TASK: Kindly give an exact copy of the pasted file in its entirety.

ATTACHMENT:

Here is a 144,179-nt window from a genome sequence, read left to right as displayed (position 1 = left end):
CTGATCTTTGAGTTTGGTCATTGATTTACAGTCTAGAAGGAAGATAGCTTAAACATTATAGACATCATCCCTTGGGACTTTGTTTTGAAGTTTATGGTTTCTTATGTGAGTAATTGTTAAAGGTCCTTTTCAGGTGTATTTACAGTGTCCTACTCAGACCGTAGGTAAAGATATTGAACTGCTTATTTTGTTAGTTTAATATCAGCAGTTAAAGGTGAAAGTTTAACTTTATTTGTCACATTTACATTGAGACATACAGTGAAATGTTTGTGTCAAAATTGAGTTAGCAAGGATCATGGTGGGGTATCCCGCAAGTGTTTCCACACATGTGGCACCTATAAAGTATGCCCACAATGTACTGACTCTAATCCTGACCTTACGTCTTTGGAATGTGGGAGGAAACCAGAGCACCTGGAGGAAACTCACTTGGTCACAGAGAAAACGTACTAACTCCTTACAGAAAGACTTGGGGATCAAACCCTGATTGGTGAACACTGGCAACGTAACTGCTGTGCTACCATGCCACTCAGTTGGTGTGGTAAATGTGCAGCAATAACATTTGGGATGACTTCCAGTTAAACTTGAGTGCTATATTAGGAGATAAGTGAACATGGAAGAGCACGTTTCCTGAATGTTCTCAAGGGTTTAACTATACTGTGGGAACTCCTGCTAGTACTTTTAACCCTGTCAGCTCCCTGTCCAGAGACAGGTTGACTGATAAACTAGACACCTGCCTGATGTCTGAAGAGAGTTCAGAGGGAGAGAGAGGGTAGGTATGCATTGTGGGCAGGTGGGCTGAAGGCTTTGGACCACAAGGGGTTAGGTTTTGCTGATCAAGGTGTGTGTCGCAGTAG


Here is a 144,179-nt window from a genome sequence, read left to right as displayed (position 1 = left end):
CTGATCTTTGAGTTTGGTCATTGATTTACAGTCTAGAAGGAAGATAGCTTAAACATTATAGACATCATCCCTTGGGACTTTGTTTTGAAGTTTATGGTTTCTTATGTGAGTAATTGTTAAAGGTCCTTTTCAGGTGTATTTACAGTGTCCTACTCAGACCGTAGGTAAAGATATTGAACTGCTTATTTTGTTAGTTTAATATCAGCAGTTAAAGGTGAAAGTTTAACTTTATTTGTCACATTTACATTGAGACATACAGTGAAATGTTTGTGTCAAAATTGAGTTAGCAAGGATCATGGTGGGGTATCCCGCAAGTGTTTCCACACATGTGGCACCTATAAAGTATGCCCACAATGTACTGACTCTAATCCTGACCTTACGTCTTTGGAATGTGGGAGGAAACCAGAGCACCTGGAGGAAACTCACTTGGTCACAGAGAAAACGTACTAACTCCTTACAGAAAGACTTGGGGATCAAACCCTGATTGGTGAACACTGGCAACGTAACTGCTGTGCTACCATGCCACTCAGTTGGTGTGGTAAATGTGCAGCAATAACATTTGGGATGACTTCCAGTTAAACTTGAGTGCTATATTAGGAGATAAGTGAACATGGAAGAGCACGTTTCCTGAATGTTCTCAAGGGTTTAACTATACTGTGGGAACTCCTGCTAGTACTTTTAACCCTGTCAGCTCCCTGTCCAGAGACAGGTTGACTGATAAACTAGACACCTGCCTGATGTCTGAAGAGAGTTCAGAGGGAGAGAGAGGGTAGGTATGCATTGTGGGCAGGTGGGCTGAAGGCTTTGGACCACAAGGGGTTAGGTTTTGCTGATCAAGGTGTGTGTCGCAGTAG